Volvo has officially launched its autonomous driving trial in Gothenburg, Sweden, ahead of the trial coming to the UK.
For now, the XC90s that are part of the trial will be piloted (as reduced control of the vehicle somewhat diminishes the term 'driving') by engineers, until the trial moves on to the phase where it's ready for the cars to be passed on to families. Volvo will then collect real-world driving data to further develop its software for future production models. A Volvo spokesman said that the handover of the cars to families was unlikely to be before late 2017 or early 2018.
The brand will also be launching the UK’s biggest autonomous driving trial in London next year, called Drive Me London. According to the Volvo spokesman, this will begin in mid to late 2017, with engineers behind the wheel of the cars. A similar timeframe will be in place for the UK trial to pass the cars on to non-engineer drivers.
Before the trial starts in the UK, Volvo is still identifying the roads upon which the trial may take place, before further steps are taken ahead of the trial's launch in this country. Understanding the traffic conditions of the selected route is part of this development.
At first, the cars will be semi-autonomous, with partial human control of the throttle, brakes and steering, but later on in the trial Volvo says the cars will be fully autonomous on motorways and some A-roads.
People will be able to use each XC90 as their own daily vehicle, with Volvo saying the approach allows it to collect the most realistic data possible. The alternative would be to use controlled test environments, but Volvo says this would provide it with unrealistic data.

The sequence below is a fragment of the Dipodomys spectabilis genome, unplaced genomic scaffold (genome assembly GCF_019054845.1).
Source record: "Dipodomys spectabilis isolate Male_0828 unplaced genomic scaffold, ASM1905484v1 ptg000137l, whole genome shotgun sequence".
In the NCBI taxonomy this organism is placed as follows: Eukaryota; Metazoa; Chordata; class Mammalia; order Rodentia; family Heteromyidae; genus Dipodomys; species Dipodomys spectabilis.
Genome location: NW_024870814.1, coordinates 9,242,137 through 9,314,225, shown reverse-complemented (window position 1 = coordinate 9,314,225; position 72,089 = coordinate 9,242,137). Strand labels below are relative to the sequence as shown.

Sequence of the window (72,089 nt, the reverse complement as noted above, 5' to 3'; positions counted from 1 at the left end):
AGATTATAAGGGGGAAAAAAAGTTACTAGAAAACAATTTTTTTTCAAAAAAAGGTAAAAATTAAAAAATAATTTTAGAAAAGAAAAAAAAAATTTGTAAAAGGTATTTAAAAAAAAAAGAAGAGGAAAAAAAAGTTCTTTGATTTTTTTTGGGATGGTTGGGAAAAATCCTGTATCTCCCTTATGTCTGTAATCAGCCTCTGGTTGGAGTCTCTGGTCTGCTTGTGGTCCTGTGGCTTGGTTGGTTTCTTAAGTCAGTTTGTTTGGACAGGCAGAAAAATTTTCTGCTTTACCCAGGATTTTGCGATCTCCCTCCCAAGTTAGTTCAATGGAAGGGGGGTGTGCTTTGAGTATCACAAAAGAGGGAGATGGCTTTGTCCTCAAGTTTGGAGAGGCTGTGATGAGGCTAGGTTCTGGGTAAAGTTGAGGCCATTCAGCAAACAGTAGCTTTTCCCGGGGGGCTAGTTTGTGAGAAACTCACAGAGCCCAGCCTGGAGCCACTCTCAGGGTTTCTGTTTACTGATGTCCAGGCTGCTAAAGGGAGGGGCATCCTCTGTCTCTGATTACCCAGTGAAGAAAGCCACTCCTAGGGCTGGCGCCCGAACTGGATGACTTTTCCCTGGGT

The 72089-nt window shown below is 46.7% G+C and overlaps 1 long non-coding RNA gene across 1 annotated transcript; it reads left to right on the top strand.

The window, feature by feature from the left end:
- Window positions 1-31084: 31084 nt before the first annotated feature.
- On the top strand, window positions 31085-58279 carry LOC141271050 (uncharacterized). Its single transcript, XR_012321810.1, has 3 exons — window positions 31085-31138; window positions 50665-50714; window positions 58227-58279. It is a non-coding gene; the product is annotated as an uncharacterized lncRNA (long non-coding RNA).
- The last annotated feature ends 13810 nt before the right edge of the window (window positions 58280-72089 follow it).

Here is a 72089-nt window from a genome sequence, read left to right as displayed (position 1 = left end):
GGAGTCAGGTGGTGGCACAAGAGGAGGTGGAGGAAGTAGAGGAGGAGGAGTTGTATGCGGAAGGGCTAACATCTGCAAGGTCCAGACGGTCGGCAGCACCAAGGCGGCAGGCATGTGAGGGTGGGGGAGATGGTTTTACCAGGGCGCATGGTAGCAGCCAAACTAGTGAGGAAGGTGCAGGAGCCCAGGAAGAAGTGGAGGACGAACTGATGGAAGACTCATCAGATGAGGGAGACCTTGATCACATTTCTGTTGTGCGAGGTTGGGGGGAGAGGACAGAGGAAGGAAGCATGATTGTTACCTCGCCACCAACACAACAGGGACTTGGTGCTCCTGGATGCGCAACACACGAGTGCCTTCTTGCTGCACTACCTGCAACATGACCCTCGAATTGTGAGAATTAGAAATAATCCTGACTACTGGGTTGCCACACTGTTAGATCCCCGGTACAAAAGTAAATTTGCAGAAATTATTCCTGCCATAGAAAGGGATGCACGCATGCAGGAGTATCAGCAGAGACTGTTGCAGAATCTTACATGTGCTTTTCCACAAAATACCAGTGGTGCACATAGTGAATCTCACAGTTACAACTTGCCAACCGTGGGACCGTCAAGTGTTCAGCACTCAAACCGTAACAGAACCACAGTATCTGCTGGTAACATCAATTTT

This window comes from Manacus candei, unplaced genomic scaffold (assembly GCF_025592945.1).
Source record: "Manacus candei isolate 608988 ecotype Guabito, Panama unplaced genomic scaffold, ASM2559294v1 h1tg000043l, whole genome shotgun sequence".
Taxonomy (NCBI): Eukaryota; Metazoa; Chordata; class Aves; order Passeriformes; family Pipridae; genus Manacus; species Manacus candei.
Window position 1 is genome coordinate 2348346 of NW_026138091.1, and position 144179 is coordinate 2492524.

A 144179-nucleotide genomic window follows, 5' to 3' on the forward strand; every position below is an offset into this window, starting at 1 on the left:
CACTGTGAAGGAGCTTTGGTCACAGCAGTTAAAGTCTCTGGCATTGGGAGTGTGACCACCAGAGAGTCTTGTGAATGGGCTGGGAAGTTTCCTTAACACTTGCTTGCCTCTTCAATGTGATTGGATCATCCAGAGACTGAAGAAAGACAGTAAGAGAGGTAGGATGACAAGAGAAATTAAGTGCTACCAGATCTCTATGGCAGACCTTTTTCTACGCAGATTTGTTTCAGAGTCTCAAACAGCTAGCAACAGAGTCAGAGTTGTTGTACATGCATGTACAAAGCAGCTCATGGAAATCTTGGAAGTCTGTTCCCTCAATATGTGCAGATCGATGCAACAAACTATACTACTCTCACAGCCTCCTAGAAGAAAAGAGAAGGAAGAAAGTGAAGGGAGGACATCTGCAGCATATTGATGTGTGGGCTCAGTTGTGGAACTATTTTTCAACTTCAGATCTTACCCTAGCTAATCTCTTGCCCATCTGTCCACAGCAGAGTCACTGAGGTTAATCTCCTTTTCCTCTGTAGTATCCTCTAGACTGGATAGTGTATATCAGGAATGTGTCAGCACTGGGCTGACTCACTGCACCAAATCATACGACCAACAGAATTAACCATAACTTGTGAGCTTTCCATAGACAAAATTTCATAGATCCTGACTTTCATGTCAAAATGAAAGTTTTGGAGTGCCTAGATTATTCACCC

The Swedish manufacturer is yet to decide how it will choose appropriate candidates for the public test, but likely options include contacting current Volvo owners or allowing people to apply.
Volvo says the programme will commence in 2017 before growing to include up to 100 cars in 2018. It claims this will make it the largest and most extensive autonomous driving programme of its type in Britain.
The trial will run simultaneously with another that will take place in Volvo’s Swedish home city of Gothenburg, and a similar programme that’s set to commence in China.
“Autonomous driving (AD) represents a leap forward in car safety,” said Håkan Samuelsson, president and chief executive of Volvo. “The sooner AD cars are on the roads, the sooner lives will start being saved.”
Samuelsson believes vehicles with autonomous capability on certain sections of road will be in production in just five years. “Without doubt, crash frequency will dramatically reduce.”
The Volvo boss has asked legislators to mirror the work his company is doing by working on new infrastructure to facilitate autonomous cars. “The car industry cannot do it all by itself,” he said. “We need governmental help.”